Archives for February 2015

Xcaret Underground River

So I’ve managed to avoid making any blog posts that revolved around theme parks, or major structures built simply for tourist attractions, and I guess it was inevitable. And this particular inevitability comes in the form of the Xcaret Underground River.

While the rivers were originally naturally formed underground rivers leading to the ocean off the coast of Mexico, they were purchased in the eighties to be transformed into a tourist attraction that exceeded expectations. The park itself has many other attractions, including aquariums and bat caves, bird and butterfly pavilions, green houses and animal sanctuaries. But of course what I’m most interested in, is snorkeling in the rivers.

Xcaret 2

There are three rivers that can be chosen, each about 600 meters long and going no deeper than 1.60 meters. The rivers pass by Mayan cenotes, rock formations, and marine fossils. At the end of the rivers as they flow into the ocean, there is mangroves inhabited by pink flamingos. The history behind the tunnels and springs is fantastic, and even though it may be a tourist attraction with very little substance left, the idea of it is just so cool.

Xcaret 1

Not to mention beautiful.

At the end of the rivers you can snorkel coral reefs off of the beach, or swim with the dolphins. You can go scuba diving, and farther along the beach there is a manatee sanctuary. Essentially, it’s a very well stocked very exciting theme park, and honestly I would be completely up for visiting, even if it has been called a ‘Disneyfied ecopark’, because who doesn’t love a little bit of commercial tourism. There’s a reason things like these get popular, and it was about time this blog featured something a little more commercial.

Anyways, here’s a video if you’ve got an interest in seeing what this is all about. I know I sure did.



The Fontana di Trevi

In honor of the trip I’m planing to take this summer to Italy I’ve decided to make this weeks post on one of the more famous attractions in the capital city of Rome. The Trevi Fountain was originally apart of the Roman Empire’s complex and advanced aqueduct system. After the fall of the empire and the invasion of the Ostrogoths most of the system and fountains were destroyed, it wasn’t until many years later that the popes of Vatican City began to rebuild the fountains in spectacular displays of art and architecture.

Trevi Fountain

Every single day the huge fountain spills out 80,000 cubic meters of water into the surrounding pool. Standing as the main focal point of the statues is the god Ocean, though it is sometimes mistaken as Neptune. As for the other marble statues, each represents minor gods or goddesses like Abundance or Health.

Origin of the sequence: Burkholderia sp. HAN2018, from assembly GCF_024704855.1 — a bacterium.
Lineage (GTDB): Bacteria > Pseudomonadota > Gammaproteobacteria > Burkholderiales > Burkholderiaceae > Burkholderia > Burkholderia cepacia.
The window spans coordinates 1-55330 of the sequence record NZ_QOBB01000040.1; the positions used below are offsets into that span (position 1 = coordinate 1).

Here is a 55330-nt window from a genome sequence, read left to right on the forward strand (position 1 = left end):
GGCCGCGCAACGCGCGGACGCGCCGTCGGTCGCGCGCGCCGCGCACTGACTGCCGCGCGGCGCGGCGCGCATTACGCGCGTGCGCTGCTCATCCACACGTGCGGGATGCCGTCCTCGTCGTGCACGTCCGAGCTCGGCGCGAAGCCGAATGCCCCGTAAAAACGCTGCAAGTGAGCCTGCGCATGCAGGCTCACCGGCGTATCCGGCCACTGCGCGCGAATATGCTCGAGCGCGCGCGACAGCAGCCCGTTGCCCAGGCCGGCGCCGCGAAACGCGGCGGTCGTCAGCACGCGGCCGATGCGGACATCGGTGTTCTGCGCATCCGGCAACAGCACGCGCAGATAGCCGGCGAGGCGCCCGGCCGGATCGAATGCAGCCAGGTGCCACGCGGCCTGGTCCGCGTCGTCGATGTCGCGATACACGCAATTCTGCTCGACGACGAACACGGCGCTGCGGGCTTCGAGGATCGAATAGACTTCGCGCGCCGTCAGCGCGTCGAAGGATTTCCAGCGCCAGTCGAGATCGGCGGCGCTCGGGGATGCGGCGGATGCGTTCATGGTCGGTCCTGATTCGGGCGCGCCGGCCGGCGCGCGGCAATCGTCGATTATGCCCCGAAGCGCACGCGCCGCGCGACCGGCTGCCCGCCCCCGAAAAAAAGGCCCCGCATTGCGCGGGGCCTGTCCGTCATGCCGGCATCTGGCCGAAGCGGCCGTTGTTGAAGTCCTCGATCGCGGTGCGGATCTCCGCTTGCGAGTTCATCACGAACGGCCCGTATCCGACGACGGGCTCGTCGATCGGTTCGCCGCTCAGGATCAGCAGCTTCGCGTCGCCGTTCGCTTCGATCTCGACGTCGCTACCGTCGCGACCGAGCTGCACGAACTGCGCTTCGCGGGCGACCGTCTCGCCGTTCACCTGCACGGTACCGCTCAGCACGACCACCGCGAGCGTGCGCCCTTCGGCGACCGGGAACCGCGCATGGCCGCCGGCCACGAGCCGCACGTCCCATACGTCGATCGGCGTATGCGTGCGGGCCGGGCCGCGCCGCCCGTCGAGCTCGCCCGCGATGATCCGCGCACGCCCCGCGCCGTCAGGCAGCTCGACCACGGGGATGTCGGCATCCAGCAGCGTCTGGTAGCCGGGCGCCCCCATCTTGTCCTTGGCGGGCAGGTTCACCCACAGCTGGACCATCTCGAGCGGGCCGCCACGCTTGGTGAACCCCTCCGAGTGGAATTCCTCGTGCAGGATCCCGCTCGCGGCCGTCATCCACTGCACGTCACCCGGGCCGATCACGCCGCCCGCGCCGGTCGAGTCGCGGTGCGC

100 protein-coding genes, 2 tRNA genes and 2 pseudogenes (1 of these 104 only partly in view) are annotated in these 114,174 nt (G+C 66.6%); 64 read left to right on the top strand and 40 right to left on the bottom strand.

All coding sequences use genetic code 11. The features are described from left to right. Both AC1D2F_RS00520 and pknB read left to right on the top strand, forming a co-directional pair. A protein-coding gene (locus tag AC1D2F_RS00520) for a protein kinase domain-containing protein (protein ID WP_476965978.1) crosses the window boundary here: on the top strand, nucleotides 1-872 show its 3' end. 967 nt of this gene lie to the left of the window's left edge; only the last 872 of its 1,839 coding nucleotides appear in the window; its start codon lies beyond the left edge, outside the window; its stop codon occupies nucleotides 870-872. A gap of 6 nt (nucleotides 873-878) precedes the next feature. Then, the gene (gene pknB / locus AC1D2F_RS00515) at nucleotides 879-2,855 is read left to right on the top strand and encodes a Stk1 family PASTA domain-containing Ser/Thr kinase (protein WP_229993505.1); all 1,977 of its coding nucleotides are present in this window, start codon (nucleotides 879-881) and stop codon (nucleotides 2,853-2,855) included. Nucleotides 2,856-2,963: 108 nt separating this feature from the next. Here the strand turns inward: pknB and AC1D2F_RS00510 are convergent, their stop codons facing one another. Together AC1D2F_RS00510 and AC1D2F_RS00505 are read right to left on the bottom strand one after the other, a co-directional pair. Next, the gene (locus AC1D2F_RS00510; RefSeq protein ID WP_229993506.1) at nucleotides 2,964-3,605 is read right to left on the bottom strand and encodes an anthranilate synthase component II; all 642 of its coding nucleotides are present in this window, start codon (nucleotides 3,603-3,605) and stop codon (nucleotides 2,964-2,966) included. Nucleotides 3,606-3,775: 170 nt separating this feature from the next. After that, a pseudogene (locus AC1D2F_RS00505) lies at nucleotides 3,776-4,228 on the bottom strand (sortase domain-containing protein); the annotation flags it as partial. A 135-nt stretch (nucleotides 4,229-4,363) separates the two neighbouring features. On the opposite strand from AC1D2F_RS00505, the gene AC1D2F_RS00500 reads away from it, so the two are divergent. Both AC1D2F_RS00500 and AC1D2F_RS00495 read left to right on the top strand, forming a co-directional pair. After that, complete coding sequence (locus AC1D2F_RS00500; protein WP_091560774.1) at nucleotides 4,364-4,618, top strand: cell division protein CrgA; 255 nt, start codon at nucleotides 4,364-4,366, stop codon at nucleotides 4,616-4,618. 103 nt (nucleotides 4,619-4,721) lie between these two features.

One of the more famous myths following the Trevi Fountain is the throwing of a coin into the pool’s water to ensure ones return to Rome. While the practice of tossing money into bodies of water originates with the Roman’s suspecting that the offering would make the gods of water bless their journeys, it has become a world wide practice to do so in any fountain. The legend states that you must through the coin over your left shoulder with your right hand to make sure that your return to Rome is immanent. The whole thing is fun for tourists, but it is also a great revenue for the city, which collects about 3,000 Euros a day for the fountains upkeep, and other projects.

I hope to make this beautiful fountain a stop on my trip to one of the great cities of the world, and I have every intention of throwing in my own coin, though I’m not sure I completely believe the superstition myself.




Wild Atlantic Way

While I usually chose a specific place to concentrate on for this blog, I’ve decided instead to take a bit of a turn and devote this week’s post to an entire country. It may be because I hold my own personal inclination for Ireland that has let me chose the whole island as opposed to one specific place, but either way this is something I don’t think should be overlooked by anyone with even the slightest interest in the land of the lucky. The Wild Atlantic Way is the worlds longest coastal road, extending 1,600 miles from county Derry (the very top of the country) to county Cork (the very bottom).

Wild Atlantic Way

The route can take as little as 11 days, though it is recommended to spend a little more time enjoying the peace and beauty of the Atlantic ocean and the country’s seaside. You’ll pass through small towns and open lands, and along the way you can enjoy many different experiences. In county Kerry you can go on dolphin cruises, to spot wildlife, or if you’re more interested in viewing the animals at a closer level you can rent kayaks and experience the ocean up close and personal. In Cork, if you haven’t had your fill of wildlife, there is a chance to go whale watching, on a sunrise or sunset tour. Along the road you’ll pass through Galway, and The Cliffs of Moher, The Blarney Stone and old castles, a countryside you can only imagine, and if you’re lucky, you may even get a few sunny days.

While my personal preference will always lie with the midlands of Ireland, the chance to see one of the world’s most breathtaking coasts for such a distance is one that shouldn’t be passed up. But for those of us that can’t spend weeks on end traveling a countryside, this video will simply have to hold us over for now.



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